For 3 years, it ran in the Greeley Tribune. Since then, it has run in various subsidiaries of the Douglas County News Press. I still have most of my columns in digital format.
For many years, I only gave myself one rule: try to work the word "library" into every piece. My intent was to think in public about just what librarianship means at the end of the 20th century and beginning of the 21st.
There have been many advantages for me. I found that putting library plans out in front of the public, and getting feedback about them, helped me make better decisions. Sometimes, I found that it was very difficult for me to describe those plans or policies -- the kind of thing that makes me realize that they might not be good ideas after all. The weekly discipline of explaining my profession to the public keeps me more mindful, more honest. It also has provided steady visibility for the library and its issues.
July 30, 2009 - libraries more than a phase
Recently I was chatting with a friend, who told me that there are 7 phases of life. I found it compelling.
These phases or transitions mark the passage from one state of being to another.
* birth. Where it all begins. (Or does it?)
* childhood. Few of us remember anything before the age of four or five. The end of infancy is the beginning of memory. Or it may be the other way around.
* puberty. These first stirrings of sex herald adulthood.
* adulthood. At this threshold, formal schooling is done. One begins a work career, or otherwise joins the grown-up world.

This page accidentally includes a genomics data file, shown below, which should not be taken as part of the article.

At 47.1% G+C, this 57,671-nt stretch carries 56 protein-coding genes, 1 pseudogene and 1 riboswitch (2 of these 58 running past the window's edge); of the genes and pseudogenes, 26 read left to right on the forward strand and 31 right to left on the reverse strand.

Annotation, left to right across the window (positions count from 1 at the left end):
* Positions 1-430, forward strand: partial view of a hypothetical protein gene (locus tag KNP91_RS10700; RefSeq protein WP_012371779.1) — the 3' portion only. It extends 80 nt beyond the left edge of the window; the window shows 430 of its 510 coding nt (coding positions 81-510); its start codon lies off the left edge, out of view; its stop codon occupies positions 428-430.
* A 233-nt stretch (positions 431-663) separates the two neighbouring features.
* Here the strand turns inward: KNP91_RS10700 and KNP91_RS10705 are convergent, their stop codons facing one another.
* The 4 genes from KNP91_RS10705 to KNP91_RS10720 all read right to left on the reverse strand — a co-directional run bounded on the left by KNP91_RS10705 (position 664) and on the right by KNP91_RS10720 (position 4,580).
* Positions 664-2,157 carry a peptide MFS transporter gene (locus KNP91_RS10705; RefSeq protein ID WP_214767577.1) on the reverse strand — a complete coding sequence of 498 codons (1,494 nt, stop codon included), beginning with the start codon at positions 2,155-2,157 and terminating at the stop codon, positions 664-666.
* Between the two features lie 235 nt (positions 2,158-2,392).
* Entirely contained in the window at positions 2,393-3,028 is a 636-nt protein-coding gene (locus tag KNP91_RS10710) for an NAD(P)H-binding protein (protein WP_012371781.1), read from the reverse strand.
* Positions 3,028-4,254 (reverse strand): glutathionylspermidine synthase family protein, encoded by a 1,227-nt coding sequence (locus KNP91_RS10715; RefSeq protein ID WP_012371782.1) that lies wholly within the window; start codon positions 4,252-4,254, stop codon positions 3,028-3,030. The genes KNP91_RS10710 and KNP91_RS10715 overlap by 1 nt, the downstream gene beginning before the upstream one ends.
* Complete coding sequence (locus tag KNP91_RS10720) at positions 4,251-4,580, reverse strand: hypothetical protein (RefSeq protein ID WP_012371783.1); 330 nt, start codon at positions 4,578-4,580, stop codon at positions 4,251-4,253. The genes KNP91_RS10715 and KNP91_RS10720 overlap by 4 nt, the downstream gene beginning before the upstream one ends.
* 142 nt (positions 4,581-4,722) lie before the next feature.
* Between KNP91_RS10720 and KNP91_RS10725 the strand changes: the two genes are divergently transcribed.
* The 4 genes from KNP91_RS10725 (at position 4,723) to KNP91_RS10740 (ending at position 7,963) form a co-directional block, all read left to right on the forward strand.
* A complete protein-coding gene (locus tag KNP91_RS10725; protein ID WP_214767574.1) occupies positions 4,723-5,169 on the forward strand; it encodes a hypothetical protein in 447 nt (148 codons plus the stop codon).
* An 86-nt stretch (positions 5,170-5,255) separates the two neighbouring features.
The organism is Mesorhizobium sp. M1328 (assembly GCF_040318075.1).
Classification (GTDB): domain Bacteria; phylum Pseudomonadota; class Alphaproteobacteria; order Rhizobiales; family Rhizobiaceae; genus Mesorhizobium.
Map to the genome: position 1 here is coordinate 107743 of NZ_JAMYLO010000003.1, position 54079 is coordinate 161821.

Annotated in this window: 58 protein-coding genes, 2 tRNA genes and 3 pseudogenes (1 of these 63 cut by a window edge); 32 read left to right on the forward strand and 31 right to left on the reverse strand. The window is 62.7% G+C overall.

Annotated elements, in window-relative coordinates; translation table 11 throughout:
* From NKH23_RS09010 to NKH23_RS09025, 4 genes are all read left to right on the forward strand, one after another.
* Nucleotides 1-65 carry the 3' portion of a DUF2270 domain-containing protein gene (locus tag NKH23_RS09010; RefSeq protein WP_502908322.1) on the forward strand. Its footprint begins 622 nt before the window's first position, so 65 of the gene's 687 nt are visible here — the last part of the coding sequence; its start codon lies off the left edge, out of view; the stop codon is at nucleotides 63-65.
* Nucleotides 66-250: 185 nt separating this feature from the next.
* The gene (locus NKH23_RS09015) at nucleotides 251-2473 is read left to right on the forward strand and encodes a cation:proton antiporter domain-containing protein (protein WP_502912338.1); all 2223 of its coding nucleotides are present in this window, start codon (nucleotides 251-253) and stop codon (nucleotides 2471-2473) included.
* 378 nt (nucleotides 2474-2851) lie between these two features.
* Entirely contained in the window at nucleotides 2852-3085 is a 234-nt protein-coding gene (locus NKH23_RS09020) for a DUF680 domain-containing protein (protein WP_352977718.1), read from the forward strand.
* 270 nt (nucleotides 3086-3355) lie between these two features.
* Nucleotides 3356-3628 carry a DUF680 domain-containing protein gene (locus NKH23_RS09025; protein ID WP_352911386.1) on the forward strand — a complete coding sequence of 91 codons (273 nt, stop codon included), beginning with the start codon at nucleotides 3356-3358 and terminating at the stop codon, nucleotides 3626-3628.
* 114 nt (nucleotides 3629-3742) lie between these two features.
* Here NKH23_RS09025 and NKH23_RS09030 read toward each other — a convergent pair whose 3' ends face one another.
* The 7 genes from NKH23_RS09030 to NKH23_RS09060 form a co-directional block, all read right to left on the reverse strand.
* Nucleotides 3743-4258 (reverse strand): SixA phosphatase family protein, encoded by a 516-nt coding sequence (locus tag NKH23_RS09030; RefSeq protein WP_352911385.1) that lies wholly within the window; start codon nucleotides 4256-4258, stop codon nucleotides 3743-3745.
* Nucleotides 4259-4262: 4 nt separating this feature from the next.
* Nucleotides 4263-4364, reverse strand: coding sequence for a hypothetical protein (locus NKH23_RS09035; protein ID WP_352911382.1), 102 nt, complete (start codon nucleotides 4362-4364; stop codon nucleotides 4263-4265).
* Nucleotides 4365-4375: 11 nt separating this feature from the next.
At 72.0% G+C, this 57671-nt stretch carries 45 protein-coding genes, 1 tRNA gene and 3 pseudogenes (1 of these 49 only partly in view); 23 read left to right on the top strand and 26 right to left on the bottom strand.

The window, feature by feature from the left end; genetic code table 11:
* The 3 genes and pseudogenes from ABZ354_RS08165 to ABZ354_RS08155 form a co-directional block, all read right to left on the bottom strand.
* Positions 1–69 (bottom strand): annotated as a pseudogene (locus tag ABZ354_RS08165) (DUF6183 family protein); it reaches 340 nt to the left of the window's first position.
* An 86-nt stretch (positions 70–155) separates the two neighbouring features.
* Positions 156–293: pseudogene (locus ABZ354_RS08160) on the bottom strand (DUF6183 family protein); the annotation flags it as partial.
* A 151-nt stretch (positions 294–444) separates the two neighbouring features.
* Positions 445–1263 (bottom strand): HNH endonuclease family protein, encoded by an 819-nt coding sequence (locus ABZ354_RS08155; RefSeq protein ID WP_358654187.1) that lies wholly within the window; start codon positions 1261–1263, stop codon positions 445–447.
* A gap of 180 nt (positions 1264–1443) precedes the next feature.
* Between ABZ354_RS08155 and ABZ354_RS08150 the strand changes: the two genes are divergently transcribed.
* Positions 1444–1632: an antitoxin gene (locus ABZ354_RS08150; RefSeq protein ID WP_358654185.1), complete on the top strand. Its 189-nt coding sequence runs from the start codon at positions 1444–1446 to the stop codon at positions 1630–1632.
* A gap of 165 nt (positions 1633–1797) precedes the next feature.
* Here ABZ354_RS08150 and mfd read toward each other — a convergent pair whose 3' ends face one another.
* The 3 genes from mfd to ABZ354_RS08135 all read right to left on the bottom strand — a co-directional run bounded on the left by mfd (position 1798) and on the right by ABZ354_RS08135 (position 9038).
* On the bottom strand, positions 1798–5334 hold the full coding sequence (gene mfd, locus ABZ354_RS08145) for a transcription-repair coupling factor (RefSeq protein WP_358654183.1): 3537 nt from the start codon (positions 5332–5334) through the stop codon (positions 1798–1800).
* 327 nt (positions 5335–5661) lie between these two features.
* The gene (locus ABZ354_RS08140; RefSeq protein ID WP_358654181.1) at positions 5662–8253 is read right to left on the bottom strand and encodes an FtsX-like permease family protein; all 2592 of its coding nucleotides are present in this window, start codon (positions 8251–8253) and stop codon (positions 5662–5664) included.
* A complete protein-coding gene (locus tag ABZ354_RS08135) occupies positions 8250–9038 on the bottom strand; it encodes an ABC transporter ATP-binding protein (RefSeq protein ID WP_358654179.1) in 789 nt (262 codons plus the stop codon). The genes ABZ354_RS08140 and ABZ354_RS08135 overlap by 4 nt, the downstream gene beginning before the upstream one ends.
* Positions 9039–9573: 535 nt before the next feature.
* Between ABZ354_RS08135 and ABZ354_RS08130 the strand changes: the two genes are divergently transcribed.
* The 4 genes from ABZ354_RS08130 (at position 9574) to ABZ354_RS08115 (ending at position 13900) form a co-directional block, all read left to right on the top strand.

* family. This might involve spouses and children. But at a deeper level, this is about establishing important and enduring relationships, in which someone other than you is nurtured and supported.
* retirement/empty nest. The formal work years are done. The children are gone.
* death. Where it all ends. (Or does it?)
Part of me wants to structure the arc of a life around the notion of values.
It looks like this: we receive values (through childhood), we test values (adolescence), we apply values (in work and early adult life), we transmit values (as parents and mentors), and just possibly, we transcend values (as questing seniors).
There's a library connection to all of this. (Surprise!)
It just might be that the real and true significance of my venerable institution is this: we're there.
That is, the public library is there for you, with a host of customized offerings, for everybody, at any and every phase of your life.
There are a happy few of us who established a habit of library use as children, and continued through the rest of our days. We are well familiar with the regular offerings of the the public library.
But for a significant percentage of the population, that habit never got formed. What, then, is the value of the library to them?
I think there are two.
First, the library as an institution assembles the public around activities that promote the public good: literacy, lifelong learning, civic engagement, and culture. Together, libraries encourage our communities to be both more civilized and more interesting.
Second, no matter how together you may feel, the odds are good that at least one of these big life transitions -- or the many smaller transitions that occur within them (such as a job change or health crisis) will catch you offguard. You won't feel quite equipped to deal.
And there we are: with books and databases and programs on healthy pregnancy (to deal with those before-birth issues), on early brain development, on support for education, on the issues of young adulthood, on career planning, on rearing your children and relationships, on retirement, and on estate planning (for those after-death issues).
Or it could be that our main contribution in such times of stress is simple escape. Overwhelmed by life? You need ... a western! A mystery! A romance!
What was once "a nice thing to have" now becomes absolutely essential to navigating a time of profound transformation in your life. And you don't have to do anything weird to access it: we're already a part of your community, with people trained to guide you quickly and confidentially to the sources that make a difference.
The public library: it's not just a phase. It's for all the phases of our all too complicated lives.
LaRue's Views are his own.